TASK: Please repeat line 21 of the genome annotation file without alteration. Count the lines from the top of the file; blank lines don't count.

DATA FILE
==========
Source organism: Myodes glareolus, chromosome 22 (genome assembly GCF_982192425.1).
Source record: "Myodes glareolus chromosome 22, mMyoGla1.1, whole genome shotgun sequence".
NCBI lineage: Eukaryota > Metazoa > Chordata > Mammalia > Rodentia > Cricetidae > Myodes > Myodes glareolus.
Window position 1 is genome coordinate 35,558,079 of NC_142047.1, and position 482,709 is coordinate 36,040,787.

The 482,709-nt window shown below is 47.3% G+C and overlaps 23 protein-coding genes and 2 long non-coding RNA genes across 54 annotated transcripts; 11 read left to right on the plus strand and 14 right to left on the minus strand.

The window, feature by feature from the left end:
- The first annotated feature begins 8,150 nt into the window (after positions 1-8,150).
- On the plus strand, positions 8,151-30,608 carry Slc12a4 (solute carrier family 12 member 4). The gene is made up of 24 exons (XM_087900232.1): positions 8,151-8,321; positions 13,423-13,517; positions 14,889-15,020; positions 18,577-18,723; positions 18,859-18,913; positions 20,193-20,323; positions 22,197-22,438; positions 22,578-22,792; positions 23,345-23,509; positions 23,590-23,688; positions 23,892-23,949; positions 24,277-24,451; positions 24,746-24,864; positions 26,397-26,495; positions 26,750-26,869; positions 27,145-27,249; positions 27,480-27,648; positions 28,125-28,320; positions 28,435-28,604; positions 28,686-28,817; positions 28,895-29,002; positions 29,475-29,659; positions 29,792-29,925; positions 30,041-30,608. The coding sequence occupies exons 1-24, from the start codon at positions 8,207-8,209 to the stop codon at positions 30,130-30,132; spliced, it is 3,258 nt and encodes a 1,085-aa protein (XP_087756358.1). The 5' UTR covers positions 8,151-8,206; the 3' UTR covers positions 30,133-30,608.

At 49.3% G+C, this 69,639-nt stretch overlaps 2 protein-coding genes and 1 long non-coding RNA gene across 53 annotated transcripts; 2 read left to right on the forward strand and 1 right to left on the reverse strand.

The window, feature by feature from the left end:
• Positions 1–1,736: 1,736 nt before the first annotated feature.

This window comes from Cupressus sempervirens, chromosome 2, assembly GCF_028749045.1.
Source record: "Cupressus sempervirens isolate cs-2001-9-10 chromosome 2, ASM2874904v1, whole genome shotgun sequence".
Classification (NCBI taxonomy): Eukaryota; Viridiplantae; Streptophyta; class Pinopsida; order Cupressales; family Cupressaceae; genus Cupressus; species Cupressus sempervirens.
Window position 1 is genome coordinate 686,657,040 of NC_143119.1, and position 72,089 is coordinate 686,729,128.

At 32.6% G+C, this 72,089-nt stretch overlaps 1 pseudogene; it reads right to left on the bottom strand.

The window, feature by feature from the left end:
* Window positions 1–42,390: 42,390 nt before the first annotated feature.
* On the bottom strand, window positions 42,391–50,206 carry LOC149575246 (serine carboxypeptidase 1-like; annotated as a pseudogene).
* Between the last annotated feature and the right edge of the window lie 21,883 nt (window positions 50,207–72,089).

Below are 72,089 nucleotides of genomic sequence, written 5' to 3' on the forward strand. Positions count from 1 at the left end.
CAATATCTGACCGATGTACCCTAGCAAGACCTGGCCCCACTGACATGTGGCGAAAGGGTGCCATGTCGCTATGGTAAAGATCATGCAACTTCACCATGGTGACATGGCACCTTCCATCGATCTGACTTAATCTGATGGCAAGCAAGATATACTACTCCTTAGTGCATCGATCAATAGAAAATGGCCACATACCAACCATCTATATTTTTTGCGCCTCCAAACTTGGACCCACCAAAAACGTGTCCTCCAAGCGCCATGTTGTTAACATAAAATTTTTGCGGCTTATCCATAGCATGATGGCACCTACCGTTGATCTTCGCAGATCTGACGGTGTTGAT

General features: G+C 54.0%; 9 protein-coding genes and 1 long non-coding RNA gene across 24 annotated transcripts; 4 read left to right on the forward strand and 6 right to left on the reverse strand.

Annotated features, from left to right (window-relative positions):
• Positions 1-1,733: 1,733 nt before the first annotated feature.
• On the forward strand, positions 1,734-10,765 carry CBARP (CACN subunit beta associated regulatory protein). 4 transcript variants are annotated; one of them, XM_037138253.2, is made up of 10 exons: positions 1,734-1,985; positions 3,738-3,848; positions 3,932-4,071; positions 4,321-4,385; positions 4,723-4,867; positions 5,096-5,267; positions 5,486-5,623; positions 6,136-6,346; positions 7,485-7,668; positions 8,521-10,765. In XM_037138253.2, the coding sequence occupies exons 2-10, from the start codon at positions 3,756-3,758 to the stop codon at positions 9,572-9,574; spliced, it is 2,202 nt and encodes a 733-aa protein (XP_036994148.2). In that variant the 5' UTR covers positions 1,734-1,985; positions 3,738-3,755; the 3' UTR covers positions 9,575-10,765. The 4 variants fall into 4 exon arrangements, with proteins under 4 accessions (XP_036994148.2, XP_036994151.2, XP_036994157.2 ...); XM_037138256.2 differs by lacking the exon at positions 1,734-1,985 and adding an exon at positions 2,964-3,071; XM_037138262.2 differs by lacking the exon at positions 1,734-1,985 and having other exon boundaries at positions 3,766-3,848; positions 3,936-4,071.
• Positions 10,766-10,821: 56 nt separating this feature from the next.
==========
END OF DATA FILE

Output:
Below are 72,089 nucleotides of genomic sequence, written 5' to 3' on the forward strand. Positions count from 1 at the left end.